5. Sunnyside in northwest Denver, down 6 percent. Bear Valley in southwest Denver and Clayton in central Denver also saw 6 percent decreases.

Five neighborhoods that saw big demographic shifts from 2010 to 2015.

1. Northeast Park Hill in near northeast Denver, where the percentage of black residents shrunk from 55 to 42 percent and the percentage of white residents grew from 11 to 20 percent.

2. Baker in northwest Denver, where half the residents in 2010 were Hispanic. By 2015, white residents were the majority: 56 percent compared 34 percent who were Hispanic.

3. Whittier in central Denver, where 40 percent of residents in 2010 were black and 38 percent were white. In 2015, 24 percent of residents were black and 50 percent were white.

3. Globeville in central Denver, which saw its Hispanic population decrease from 80 percent to 61 percent and its white population increase from 15 to 33 percent.

5. A few neighborhoods saw increases in the percentage of residents of color and decreases in the percentage of white residents, though white residents remained the majority. They include Hampden in southeast Denver and Washington Virginia Vale in near northeast Denver.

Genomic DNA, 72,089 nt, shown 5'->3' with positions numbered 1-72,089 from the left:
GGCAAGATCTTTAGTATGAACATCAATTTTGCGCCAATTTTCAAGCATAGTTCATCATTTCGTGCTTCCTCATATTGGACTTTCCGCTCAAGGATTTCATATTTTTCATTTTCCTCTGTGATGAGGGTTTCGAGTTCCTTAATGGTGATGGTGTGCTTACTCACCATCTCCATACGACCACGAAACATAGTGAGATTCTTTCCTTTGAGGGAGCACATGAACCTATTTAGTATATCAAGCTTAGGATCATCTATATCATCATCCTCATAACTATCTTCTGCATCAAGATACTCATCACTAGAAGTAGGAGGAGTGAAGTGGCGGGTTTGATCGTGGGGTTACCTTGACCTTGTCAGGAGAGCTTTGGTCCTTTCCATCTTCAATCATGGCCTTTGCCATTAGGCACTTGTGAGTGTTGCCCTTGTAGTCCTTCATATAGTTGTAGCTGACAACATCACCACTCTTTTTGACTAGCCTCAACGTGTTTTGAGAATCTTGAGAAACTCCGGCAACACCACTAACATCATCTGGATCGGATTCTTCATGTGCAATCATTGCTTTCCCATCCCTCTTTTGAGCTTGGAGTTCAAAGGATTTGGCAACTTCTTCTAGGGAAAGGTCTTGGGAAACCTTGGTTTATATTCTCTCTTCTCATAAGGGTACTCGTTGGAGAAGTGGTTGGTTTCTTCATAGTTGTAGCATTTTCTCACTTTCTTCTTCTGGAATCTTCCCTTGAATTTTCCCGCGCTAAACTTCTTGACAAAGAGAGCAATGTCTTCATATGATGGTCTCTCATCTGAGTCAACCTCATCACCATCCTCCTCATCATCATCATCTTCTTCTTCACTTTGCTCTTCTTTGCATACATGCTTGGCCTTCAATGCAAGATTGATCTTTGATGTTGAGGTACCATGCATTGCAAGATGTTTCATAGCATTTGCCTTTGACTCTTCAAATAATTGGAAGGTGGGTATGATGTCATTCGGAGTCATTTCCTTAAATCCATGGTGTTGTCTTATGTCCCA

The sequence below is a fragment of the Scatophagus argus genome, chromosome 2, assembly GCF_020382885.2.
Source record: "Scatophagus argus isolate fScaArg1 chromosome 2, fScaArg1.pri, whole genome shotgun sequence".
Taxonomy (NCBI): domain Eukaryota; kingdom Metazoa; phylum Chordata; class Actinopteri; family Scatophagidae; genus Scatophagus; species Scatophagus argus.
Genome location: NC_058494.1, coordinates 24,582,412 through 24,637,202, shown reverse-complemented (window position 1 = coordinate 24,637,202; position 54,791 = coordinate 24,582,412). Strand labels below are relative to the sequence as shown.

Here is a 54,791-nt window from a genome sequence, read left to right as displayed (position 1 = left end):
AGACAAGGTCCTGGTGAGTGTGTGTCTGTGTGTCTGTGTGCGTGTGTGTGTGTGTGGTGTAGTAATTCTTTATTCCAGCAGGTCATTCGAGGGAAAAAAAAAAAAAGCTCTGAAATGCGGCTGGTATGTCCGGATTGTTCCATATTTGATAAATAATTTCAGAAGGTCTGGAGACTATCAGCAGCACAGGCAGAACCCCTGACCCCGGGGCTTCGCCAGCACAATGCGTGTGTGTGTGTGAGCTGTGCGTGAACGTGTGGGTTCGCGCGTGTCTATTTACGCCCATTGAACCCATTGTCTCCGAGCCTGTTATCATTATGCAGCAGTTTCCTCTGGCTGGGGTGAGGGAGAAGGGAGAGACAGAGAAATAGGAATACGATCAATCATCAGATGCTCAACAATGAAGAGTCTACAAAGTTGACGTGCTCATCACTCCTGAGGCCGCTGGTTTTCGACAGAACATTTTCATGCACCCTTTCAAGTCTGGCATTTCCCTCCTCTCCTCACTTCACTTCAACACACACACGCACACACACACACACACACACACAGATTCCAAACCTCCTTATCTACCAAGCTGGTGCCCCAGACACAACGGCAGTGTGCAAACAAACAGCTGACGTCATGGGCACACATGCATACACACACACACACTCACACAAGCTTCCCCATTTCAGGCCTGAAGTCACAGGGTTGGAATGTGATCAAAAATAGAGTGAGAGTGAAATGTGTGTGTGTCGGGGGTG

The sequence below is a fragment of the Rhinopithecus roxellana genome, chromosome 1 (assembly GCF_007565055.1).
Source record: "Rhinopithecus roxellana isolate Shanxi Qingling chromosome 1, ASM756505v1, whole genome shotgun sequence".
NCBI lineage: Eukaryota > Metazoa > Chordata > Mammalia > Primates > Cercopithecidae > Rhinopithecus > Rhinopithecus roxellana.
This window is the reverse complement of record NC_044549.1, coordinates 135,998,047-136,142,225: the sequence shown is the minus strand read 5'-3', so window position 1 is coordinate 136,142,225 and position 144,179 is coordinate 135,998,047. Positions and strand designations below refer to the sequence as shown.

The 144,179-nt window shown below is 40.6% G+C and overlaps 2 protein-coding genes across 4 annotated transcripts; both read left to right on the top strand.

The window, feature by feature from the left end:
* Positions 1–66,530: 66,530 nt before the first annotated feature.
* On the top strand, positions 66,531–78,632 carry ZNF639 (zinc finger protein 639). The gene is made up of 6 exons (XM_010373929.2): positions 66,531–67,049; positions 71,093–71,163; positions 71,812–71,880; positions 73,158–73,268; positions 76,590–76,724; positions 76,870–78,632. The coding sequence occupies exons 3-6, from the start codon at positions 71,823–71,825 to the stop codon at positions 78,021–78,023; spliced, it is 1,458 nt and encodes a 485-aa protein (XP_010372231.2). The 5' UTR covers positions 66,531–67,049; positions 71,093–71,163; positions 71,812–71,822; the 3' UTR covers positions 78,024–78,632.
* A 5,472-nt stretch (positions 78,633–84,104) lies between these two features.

Five neighborhoods that saw big changes in the percentage of families living in poverty from 2010 to 2015.

1. Baker in northwest Denver, where the percentage of families living in poverty fell from 47 percent in 2010 to 17 percent in 2015, which is the citywide poverty rate.

2. Jefferson Park in northwest Denver, where the percentage fell from 48 to 24 percent.

3. Lincoln Park in northwest Denver, where the percentage fell from 47 to 26 percent.

4. West Colfax in northwest Denver, which saw the sharpest increase from 20 to 35 percent.

5. College View in southwest Denver, which saw an increase from 29 to 38 percent.

The data shows that many of Denver’s neighborhoods are racially segregated. Here are the neighborhoods where 80 percent or more of residents in 2015 were of one ethnicity.